HRW said the report was based on interviews of 43 people between January and March 2023, including 23 men and women who had been held in Malaysian detention centers. It also held a focus group discussion with 36 former detainees.

Anwar targeted 

HRW also took aim at Prime Minister Anwar Ibrahim. The report said his government, which has been in power since November 2022, had done little in dealing with the plight of refugees despite his previous stand on protecting their rights.

In 2021, Anwar had challenged then-Home Minister Hamzah Zainuddin for not allowing the United Nations to be allowed inside to observe the detention centers. 

“We are disappointed that nothing has changed. [We are also] disappointed on the lack of information and human rights [among the refugees and migrants],” Bauchner said.

An immigration vehicle enters the detention center in Bidor, in Malaysia’s Perak state, after more than 130 refugees escaped, Feb. 2, 2024. [Mohd Rasfan/AFP]

Jerald Joseph, former commissioner at the Human Rights Commission of Malaysia (SUHAKAM), said detention centers were meant to be temporary.  

“Why are some of them more than three months there? How come some Rohingyas have been in depots for five to six years,” he said at the report’s launch. “There is a lack of legal support for them as legal aid is only for Malaysians.” 


The report called for the government to change its focus on detainees. 

“Shift funding and resources from immigration detention centers to community-based alternatives to detention, with access to public services, housing, legal services, education and health care,” it said while urging the government to use interpreters as needed.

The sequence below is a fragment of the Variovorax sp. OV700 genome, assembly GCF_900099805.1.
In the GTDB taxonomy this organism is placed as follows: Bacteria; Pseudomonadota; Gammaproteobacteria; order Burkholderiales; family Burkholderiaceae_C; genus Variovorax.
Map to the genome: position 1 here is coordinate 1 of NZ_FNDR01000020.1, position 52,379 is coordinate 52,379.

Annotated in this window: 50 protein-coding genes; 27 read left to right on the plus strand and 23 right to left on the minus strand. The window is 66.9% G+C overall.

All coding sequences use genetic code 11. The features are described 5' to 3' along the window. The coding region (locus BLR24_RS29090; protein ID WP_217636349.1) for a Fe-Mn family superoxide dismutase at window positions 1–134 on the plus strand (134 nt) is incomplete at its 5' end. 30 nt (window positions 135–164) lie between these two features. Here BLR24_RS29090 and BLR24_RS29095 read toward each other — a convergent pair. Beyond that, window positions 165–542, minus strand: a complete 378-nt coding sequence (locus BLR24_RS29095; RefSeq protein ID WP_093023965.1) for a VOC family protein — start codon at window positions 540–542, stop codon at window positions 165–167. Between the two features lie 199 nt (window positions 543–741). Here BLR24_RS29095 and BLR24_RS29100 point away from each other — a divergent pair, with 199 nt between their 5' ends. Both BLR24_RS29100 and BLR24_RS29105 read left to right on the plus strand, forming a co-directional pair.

It also urged the government to allow detainees to have the means to communicate with family members and to implement programs legalizing the status of undocumented workers to address corruption and exploitation by employers.

Faribel Fernandez, management coordinator at Pusat Komas, a Malaysia NGO, said transparency was needed to ensure migrants are treated fairly and their rights are protected while ensuring detention centers are not overcrowded.

She said getting civil society organizations involved was key to bringing in fresh perspectives to deal with the issues, adding that setting clear rules for employment rights and standard procedures for immigration authorities would help create a fairer system. Pusat Komas aims to promote and enhance unity through the use of popular media.

“The government needs to demonstrate political will and engage in multi-ministry dialogues to enact these reforms effectively by looking at progressive models from our neighboring countries like Thailand to move forward,” she said.